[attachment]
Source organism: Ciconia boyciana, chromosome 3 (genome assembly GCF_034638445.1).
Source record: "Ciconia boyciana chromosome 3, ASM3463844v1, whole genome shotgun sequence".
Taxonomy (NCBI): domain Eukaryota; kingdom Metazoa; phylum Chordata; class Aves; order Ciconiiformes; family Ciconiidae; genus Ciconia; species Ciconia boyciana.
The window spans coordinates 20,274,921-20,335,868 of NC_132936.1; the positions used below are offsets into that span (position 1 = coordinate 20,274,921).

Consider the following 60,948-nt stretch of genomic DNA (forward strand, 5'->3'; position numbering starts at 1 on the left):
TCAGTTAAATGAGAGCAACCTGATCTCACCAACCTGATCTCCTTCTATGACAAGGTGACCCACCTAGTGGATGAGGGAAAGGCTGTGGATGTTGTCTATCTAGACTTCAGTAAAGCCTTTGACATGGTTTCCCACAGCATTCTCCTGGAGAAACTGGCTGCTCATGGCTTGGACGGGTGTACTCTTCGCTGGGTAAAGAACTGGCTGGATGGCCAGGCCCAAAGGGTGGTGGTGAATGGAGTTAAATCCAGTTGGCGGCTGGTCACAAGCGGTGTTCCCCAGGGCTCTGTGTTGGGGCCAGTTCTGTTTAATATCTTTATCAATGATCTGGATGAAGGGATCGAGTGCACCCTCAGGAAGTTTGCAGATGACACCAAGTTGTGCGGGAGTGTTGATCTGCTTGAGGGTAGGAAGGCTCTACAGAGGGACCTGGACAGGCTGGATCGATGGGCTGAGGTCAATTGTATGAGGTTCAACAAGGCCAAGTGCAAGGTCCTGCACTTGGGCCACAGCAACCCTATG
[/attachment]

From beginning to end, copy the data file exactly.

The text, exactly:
Source organism: Ciconia boyciana, chromosome 3 (genome assembly GCF_034638445.1).
Source record: "Ciconia boyciana chromosome 3, ASM3463844v1, whole genome shotgun sequence".
Taxonomy (NCBI): domain Eukaryota; kingdom Metazoa; phylum Chordata; class Aves; order Ciconiiformes; family Ciconiidae; genus Ciconia; species Ciconia boyciana.
The window spans coordinates 20,274,921-20,335,868 of NC_132936.1; the positions used below are offsets into that span (position 1 = coordinate 20,274,921).

Consider the following 60,948-nt stretch of genomic DNA (forward strand, 5'->3'; position numbering starts at 1 on the left):
TCAGTTAAATGAGAGCAACCTGATCTCACCAACCTGATCTCCTTCTATGACAAGGTGACCCACCTAGTGGATGAGGGAAAGGCTGTGGATGTTGTCTATCTAGACTTCAGTAAAGCCTTTGACATGGTTTCCCACAGCATTCTCCTGGAGAAACTGGCTGCTCATGGCTTGGACGGGTGTACTCTTCGCTGGGTAAAGAACTGGCTGGATGGCCAGGCCCAAAGGGTGGTGGTGAATGGAGTTAAATCCAGTTGGCGGCTGGTCACAAGCGGTGTTCCCCAGGGCTCTGTGTTGGGGCCAGTTCTGTTTAATATCTTTATCAATGATCTGGATGAAGGGATCGAGTGCACCCTCAGGAAGTTTGCAGATGACACCAAGTTGTGCGGGAGTGTTGATCTGCTTGAGGGTAGGAAGGCTCTACAGAGGGACCTGGACAGGCTGGATCGATGGGCTGAGGTCAATTGTATGAGGTTCAACAAGGCCAAGTGCAAGGTCCTGCACTTGGGCCACAGCAACCCTATG